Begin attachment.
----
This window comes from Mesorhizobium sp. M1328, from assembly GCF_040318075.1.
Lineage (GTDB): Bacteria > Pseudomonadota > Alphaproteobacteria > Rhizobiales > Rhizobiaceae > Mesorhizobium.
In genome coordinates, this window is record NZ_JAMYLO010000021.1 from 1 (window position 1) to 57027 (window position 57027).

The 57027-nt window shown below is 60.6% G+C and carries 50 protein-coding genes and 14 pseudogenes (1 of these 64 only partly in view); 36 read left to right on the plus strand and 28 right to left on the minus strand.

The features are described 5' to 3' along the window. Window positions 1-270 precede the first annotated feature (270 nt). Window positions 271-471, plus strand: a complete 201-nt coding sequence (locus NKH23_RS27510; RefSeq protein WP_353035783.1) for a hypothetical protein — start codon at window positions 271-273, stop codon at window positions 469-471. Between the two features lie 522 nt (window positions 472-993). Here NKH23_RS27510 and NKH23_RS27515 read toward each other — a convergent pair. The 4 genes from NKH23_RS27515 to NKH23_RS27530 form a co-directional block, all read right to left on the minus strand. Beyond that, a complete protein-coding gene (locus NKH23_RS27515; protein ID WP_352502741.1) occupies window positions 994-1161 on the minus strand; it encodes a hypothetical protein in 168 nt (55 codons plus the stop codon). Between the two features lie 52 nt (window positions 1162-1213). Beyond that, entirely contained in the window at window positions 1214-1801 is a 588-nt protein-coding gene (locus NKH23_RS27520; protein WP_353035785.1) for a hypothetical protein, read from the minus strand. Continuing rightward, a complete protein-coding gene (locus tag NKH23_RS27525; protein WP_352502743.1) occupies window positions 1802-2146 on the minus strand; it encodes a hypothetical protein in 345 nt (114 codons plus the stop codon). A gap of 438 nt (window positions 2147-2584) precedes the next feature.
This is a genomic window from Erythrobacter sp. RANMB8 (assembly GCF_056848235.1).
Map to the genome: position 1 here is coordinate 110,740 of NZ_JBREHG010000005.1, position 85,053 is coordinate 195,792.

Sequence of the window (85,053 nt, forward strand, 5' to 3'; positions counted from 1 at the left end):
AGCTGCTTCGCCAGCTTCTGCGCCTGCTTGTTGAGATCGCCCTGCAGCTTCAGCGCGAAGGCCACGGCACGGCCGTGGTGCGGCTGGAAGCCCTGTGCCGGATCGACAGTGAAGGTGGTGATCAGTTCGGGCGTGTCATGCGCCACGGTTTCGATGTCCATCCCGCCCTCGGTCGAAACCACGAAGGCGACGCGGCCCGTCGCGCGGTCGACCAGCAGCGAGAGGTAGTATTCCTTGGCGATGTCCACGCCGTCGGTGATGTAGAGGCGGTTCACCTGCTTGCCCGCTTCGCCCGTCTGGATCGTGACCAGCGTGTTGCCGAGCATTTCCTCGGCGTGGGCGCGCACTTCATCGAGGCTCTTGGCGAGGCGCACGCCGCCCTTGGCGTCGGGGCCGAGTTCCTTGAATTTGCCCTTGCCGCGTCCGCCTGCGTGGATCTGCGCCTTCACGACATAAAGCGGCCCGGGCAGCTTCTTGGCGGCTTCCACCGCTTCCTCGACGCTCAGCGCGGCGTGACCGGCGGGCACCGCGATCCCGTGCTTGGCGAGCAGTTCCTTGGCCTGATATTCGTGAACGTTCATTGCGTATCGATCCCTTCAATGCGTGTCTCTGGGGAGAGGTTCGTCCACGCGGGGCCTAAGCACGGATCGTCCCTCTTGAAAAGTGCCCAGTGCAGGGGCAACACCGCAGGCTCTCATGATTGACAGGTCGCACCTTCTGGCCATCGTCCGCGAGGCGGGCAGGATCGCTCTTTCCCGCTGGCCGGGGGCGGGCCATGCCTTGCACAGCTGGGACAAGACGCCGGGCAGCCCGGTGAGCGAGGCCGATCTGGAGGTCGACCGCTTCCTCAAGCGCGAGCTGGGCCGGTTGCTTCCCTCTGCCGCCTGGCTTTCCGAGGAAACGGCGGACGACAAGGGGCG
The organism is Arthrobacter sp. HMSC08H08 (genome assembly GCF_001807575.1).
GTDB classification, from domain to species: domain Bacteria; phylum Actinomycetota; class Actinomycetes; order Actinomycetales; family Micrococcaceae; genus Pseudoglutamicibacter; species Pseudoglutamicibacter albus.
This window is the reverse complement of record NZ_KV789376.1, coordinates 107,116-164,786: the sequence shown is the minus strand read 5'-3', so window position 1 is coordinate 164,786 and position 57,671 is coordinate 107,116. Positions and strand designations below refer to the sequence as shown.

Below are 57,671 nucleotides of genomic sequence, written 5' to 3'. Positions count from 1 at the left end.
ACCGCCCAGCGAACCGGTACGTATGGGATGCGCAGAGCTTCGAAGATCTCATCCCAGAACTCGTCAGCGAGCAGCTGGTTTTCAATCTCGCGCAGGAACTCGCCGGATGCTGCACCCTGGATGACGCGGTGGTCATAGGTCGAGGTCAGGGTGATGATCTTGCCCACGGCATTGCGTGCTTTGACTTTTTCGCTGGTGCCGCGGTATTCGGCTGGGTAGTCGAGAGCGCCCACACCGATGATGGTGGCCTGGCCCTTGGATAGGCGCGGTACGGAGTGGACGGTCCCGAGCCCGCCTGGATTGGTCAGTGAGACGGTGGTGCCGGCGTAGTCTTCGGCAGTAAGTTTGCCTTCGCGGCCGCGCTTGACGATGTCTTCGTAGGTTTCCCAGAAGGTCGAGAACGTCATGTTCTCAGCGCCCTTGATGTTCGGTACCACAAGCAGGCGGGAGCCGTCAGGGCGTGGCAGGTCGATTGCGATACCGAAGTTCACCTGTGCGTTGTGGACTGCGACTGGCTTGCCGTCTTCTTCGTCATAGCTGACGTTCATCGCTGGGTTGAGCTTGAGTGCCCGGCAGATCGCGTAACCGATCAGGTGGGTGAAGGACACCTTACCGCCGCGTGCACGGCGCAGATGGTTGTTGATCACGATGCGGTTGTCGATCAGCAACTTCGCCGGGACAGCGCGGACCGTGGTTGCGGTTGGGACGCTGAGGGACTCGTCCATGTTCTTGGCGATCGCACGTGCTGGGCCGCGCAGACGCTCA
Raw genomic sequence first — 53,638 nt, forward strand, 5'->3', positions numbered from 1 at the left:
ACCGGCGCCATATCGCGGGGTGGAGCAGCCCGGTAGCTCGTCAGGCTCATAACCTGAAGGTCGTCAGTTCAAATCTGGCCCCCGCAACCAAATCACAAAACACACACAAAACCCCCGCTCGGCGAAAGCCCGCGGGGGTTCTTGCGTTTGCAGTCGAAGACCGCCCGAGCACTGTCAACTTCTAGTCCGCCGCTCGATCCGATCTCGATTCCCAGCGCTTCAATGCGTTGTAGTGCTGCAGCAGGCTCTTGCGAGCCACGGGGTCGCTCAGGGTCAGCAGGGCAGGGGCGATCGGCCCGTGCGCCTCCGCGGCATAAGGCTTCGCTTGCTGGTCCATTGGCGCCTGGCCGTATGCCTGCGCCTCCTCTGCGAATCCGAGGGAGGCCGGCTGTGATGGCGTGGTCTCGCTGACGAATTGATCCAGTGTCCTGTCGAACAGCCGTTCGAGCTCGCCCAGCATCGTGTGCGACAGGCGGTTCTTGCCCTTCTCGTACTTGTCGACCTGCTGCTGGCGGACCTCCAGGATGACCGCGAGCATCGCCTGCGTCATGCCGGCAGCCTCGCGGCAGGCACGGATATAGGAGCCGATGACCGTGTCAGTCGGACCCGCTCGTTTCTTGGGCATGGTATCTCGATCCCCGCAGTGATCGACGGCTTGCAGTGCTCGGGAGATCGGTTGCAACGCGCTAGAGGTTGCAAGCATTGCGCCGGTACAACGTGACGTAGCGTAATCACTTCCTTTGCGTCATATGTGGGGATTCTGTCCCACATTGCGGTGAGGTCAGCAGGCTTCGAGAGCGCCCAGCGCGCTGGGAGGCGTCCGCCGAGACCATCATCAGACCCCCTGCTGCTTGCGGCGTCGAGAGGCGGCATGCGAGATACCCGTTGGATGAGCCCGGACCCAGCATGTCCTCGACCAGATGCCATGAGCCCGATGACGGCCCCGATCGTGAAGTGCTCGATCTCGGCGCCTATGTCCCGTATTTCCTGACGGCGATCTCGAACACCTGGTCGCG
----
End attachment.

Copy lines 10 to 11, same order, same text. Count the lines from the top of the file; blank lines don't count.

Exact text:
The organism is Arthrobacter sp. HMSC08H08 (genome assembly GCF_001807575.1).
GTDB classification, from domain to species: domain Bacteria; phylum Actinomycetota; class Actinomycetes; order Actinomycetales; family Micrococcaceae; genus Pseudoglutamicibacter; species Pseudoglutamicibacter albus.